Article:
"Listen, great king!" again began the Baital.
An unimportant Baniya (trader), Hiranyadatt, had a daughter, whose name was Madansena Sundari, the beautiful army of Cupid. Her face was like the moon; her hair like the clouds; her eyes like those of a muskrat; her eyebrows like a bent bow; her nose like a parrot's bill; her neck like that of a dove; her teeth like pomegranate grains; the red colour of her lips like that of a gourd; her waist lithe and bending like the pards: her hands and feet like softest blossoms; her complexion like the jasmine-in fact, day by day the splendour of her youth increased.
When she had arrived at maturity, her father and mother began often to resolve in their minds the subject of her marriage. And the people of all that country side ruled by Birbar king of Madanpur bruited it abroad that in the house of Hiranyadatt had been born a daughter by whose beauty gods, men, and munis (sages) were fascinated.
Thereupon many, causing their portraits to be painted, sent them by messengers to Hiranyadatt the Baniya, who showed them all to his daughter. But she was capricious, as beauties sometimes are, and when her father said, "Make choice of a husband thyself," she told him that none pleased her, and moreover she begged of him to find her a husband who possessed good looks, good qualities, and good sense.
At length, when some days had passed, four suitors came from four different countries. The father told them that he must have from each some indication that he possessed the required qualities; that he was pleased with their looks, but that they must satisfy him about their knowledge.
"I have," the first said, "a perfect acquaintance with the Shastras (or Scriptures); in science there is none to rival me. As for my handsome mien, it may plainly be seen by you."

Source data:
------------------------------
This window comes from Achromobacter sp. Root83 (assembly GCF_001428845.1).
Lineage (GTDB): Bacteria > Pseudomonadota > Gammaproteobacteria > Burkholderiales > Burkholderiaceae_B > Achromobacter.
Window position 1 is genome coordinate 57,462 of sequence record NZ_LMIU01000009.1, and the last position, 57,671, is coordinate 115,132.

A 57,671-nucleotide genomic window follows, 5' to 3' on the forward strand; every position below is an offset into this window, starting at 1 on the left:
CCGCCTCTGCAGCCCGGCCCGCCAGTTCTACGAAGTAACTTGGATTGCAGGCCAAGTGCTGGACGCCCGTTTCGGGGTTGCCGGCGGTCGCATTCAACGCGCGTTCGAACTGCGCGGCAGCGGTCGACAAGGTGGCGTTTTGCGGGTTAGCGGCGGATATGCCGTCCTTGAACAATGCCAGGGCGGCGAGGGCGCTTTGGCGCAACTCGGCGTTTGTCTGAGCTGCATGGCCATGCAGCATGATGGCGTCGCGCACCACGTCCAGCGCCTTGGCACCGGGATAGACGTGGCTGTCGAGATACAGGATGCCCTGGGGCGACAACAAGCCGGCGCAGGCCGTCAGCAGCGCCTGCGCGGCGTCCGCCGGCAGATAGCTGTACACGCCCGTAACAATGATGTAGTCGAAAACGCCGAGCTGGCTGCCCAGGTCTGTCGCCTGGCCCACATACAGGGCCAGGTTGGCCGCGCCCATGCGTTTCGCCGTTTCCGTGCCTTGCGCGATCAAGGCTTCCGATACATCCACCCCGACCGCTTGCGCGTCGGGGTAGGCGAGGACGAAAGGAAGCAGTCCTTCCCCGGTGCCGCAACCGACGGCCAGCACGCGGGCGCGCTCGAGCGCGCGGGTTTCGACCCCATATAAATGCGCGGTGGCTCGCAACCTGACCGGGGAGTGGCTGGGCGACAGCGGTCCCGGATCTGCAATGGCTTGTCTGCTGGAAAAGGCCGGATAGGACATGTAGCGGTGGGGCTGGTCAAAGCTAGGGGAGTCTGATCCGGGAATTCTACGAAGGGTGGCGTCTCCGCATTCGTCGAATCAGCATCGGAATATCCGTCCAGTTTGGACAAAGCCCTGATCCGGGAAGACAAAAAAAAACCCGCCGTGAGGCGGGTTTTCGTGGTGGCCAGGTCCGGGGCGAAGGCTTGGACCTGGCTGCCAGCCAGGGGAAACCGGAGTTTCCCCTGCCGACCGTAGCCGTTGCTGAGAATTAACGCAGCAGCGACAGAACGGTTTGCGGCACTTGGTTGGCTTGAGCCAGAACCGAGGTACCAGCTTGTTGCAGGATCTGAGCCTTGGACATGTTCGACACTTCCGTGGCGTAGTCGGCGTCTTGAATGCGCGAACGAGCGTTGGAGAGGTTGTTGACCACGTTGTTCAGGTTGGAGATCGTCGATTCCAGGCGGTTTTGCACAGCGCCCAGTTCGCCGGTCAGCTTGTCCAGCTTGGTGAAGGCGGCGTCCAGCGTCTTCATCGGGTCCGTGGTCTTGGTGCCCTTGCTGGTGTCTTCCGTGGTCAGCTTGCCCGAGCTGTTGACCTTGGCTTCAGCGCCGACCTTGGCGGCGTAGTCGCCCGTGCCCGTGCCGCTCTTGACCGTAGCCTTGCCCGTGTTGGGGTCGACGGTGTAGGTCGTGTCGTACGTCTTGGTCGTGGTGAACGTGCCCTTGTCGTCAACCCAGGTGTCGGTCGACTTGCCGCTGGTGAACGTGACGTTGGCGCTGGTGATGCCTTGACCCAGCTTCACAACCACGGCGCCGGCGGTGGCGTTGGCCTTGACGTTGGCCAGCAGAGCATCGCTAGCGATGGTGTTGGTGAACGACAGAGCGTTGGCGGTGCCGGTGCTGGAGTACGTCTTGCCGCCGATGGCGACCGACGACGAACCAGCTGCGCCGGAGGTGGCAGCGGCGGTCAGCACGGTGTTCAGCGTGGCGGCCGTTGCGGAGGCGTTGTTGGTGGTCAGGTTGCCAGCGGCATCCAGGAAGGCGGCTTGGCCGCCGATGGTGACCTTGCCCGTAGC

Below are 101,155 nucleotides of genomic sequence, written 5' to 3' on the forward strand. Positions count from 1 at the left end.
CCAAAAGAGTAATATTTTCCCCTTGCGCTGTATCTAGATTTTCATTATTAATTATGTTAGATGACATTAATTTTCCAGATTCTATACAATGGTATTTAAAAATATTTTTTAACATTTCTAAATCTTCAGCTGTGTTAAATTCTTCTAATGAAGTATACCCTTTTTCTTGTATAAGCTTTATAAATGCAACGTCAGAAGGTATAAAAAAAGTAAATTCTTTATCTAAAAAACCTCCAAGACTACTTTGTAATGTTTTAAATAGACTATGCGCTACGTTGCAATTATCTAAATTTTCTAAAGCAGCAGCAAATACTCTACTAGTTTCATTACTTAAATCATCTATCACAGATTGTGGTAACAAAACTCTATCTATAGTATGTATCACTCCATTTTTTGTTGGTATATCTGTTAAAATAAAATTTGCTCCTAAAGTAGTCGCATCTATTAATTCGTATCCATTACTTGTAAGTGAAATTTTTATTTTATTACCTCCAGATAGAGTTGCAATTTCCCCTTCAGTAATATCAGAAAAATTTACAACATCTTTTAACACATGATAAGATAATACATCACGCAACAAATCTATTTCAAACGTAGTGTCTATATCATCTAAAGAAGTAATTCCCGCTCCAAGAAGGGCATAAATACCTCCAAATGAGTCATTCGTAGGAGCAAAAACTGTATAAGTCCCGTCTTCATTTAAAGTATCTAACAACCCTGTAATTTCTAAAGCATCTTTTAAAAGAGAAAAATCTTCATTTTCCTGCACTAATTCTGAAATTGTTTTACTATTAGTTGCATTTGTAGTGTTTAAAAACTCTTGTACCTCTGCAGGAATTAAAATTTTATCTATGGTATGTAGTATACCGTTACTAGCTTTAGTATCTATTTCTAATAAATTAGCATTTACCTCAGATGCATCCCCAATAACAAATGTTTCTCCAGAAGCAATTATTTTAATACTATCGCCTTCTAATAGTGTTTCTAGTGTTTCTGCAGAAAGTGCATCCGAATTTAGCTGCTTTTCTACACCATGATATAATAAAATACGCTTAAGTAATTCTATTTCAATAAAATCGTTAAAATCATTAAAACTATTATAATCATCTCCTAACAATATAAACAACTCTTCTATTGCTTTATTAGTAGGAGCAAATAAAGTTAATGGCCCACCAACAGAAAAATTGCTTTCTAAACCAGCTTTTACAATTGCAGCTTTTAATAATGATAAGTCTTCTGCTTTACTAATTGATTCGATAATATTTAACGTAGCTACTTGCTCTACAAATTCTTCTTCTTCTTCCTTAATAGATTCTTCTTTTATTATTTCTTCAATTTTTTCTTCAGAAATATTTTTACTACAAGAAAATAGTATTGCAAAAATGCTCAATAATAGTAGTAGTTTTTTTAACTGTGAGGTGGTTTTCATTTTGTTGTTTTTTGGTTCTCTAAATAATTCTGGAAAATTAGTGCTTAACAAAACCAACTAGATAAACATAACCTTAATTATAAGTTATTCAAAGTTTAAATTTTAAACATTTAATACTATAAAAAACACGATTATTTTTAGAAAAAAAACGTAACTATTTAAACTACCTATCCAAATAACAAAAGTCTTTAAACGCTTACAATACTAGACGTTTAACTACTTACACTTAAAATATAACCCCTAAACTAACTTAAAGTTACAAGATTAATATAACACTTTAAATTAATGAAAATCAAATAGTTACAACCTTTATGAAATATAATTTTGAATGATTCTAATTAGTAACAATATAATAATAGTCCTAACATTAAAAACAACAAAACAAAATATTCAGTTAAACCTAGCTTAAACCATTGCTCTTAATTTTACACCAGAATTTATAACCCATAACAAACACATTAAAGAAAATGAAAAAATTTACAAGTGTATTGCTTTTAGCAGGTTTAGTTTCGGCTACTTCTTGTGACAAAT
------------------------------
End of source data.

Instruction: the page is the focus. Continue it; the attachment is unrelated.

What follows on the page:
The second exclaimed, "My attainments are unique in the knowledge of archery. I am acquainted with the art of discharging arrows and killing anything which though not seen is heard, and my fine proportions are plainly visible to you."
The third continued, "I understand the language of land and water animals, of birds and of beasts, and I have no equal in strength. Of my comeliness you yourself may judge."
"I have the knowledge," quoth the fourth, "how to make a certain cloth which can be sold for five rubies: having sold it I give the proceeds of one ruby to a Brahman, of the second I make an offering to a deity, a third I wear on my own person, a fourth I keep for my wife; and, having sold the fifth, I spend it in giving feasts. This is my knowledge, and none other is acquainted with it. My good looks are apparent."
The father hearing these speeches began to reflect, "It is said that excess in anything is not good. Sita was very lovely, but the demon Ravana carried her away; and Bali king of Mahabahpur gave much alms, but at length he became poor. My daughter is too fair to remain a maiden; to which of these shall I give her?"
So saying, Hiranyadatt went to his daughter, explained the qualities of the four suitors, and asked, "To which shall I give thee?" On hearing these words she was abashed; and, hanging down her head, knew not what to reply.